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Royal revolution: An Indonesian sultan is opening the door for a woman to take over his throne

Business Insider — The recent ceremony to mark the 70th birthday of Hamengku Buwono X, Indonesia’s last sultan with real political power, had one key difference from previous celebrations — many of his relatives refused to attend. A bitter feud has erupted at the heart of the kingdom on Java island, after the Muslim ruler signalled he wants his eldest daughter to become the sultanate’s first female monarch after he leaves the throne.

Indonesia is home to numerous small kingdoms. But while other provinces now elect political rulers and their sultans are largely ceremonial figures, Yogyakarta’s sultan serves as both royal leader and governor of the city and its surrounding areas.  Jakarta allowed the Yogyakarta royal family to keep power as the central government was grateful for the sultanate’s support for independence in 1945 after a long period of Dutch colonial rule.

The sultan still maintains many of the trappings of Javanese royal rule in the kingdom, which has a history stretching back to the 16th century. His main residence is a traditional Javanese palace complex, known as a Kraton, and important events are celebrated with much pomp and circumstance.

But the sultan’s push to make the eldest of his five daughters — he has no sons — the first female monarch of Yogyakarta has transformed him into an unlikely champion for gender equality, and threatens to overturn hundreds of years of tradition in the Muslim, conservative sultanate.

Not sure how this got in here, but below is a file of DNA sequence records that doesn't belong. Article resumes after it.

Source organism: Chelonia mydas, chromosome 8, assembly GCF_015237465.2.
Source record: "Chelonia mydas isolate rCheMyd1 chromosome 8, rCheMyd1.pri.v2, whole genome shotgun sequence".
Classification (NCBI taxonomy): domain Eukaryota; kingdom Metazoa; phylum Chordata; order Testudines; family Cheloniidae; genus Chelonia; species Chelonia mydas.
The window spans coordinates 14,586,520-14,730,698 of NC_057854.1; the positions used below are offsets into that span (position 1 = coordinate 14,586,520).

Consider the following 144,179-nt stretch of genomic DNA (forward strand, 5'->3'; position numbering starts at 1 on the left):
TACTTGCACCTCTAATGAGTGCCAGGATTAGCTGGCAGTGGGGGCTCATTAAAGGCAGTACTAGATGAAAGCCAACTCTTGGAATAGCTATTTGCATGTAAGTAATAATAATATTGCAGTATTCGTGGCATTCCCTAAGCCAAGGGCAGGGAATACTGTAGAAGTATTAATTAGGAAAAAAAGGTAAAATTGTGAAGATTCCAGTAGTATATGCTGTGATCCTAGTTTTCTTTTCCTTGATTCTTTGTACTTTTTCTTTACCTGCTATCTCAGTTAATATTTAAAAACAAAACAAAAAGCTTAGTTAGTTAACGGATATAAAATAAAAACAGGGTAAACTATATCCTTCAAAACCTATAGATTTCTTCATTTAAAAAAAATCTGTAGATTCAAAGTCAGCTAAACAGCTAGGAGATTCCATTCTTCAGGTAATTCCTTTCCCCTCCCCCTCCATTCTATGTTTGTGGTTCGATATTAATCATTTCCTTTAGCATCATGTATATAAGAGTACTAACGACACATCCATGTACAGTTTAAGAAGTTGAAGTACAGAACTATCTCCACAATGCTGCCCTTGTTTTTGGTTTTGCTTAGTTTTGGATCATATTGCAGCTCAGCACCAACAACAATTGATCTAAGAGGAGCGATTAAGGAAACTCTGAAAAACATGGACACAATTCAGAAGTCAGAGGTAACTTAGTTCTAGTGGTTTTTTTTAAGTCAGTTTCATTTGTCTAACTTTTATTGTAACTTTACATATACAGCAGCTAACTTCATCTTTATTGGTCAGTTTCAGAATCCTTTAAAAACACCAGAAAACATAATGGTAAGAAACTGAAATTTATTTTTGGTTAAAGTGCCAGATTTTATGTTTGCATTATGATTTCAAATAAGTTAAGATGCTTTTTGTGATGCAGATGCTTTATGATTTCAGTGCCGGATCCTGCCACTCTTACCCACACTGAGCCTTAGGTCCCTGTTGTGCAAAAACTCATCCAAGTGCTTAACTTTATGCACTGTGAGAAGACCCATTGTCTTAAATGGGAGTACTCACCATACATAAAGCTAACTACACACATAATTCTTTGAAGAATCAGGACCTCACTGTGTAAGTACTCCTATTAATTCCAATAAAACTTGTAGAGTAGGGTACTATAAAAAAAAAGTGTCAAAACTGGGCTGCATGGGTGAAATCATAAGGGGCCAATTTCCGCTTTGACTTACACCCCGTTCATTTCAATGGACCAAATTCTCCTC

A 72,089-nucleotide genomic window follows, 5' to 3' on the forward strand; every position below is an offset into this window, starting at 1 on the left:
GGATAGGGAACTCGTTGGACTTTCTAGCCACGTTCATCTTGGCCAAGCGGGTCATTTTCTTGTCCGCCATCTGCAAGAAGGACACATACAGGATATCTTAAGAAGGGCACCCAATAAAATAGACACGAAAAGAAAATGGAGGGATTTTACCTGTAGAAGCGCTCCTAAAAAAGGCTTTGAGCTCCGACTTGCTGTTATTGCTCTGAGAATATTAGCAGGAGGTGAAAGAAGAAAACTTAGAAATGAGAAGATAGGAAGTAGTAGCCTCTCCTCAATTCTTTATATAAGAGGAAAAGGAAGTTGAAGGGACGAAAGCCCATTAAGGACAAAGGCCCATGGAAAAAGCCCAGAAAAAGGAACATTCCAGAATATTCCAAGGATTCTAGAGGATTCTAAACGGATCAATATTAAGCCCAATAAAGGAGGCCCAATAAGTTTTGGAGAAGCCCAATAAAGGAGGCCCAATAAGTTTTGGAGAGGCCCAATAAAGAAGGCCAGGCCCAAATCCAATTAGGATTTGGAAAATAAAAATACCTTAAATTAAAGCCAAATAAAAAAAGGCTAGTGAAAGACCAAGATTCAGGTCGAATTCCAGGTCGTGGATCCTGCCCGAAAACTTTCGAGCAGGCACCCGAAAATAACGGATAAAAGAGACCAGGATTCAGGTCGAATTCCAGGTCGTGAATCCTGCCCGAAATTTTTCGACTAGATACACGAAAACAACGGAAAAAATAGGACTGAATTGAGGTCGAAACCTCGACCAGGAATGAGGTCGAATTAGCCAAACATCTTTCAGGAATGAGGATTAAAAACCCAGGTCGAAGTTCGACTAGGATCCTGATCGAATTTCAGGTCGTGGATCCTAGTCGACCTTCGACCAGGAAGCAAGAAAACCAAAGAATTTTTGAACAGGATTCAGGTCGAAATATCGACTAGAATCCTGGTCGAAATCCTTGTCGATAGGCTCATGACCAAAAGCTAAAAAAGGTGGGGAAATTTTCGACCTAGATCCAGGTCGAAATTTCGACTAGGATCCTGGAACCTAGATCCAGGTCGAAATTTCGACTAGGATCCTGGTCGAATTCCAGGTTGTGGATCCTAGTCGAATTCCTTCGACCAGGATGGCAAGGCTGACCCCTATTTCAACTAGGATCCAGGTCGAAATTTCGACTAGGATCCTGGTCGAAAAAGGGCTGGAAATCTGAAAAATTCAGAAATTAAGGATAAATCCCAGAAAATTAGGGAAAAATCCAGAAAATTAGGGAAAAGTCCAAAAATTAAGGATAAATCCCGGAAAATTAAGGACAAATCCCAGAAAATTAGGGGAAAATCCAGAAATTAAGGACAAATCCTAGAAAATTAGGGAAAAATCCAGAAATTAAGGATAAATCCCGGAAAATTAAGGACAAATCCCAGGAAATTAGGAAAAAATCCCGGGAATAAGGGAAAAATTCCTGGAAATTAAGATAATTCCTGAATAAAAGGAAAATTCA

It has sparked a furious row with his family, who say he is breaking rules laid down to govern the sultanate, amid speculation that his brothers were jockeying to fill his position. “A female sultan is an impossibility,” the sultan’s cousin, Kanjeng Raden Tumenggung Jatiningrat, told AFP.  “One symbol in this palace is a rooster — so if we have a queen should we change it to a hen?”

 

sultan1The rooster is a symbol of bravery.

He added that a female ruler could not oversee rituals in the mosque or other ceremonies that have traditionally been led by men. Hamengku Buwono, who has been on the throne 27 years, last year set in motion the process for his daughter to become monarch by giving her the title “Gusti Kanjeng Ratu Mangkubumi”.

While he has not confirmed publicly that she is the crown princess, in Javanese culture — where much is conveyed through symbolism rather than anything said out loud — the signs are clear. The title Mangkubumi, which translates from Indonesian as “the one who holds the Earth”, was the same one given to the sultan when he was made crown prince several decades ago.

She was also entrusted with the task of “attempting to bring safety, happiness and prosperity to the world”, another indication she would succeed her father. And the sultan made small changes to his own lengthy royal title — removing a word normally only used by men and tweaking another — to make it gender-neutral, opening the door for a woman to take over. Click for more www.businessinsider.com

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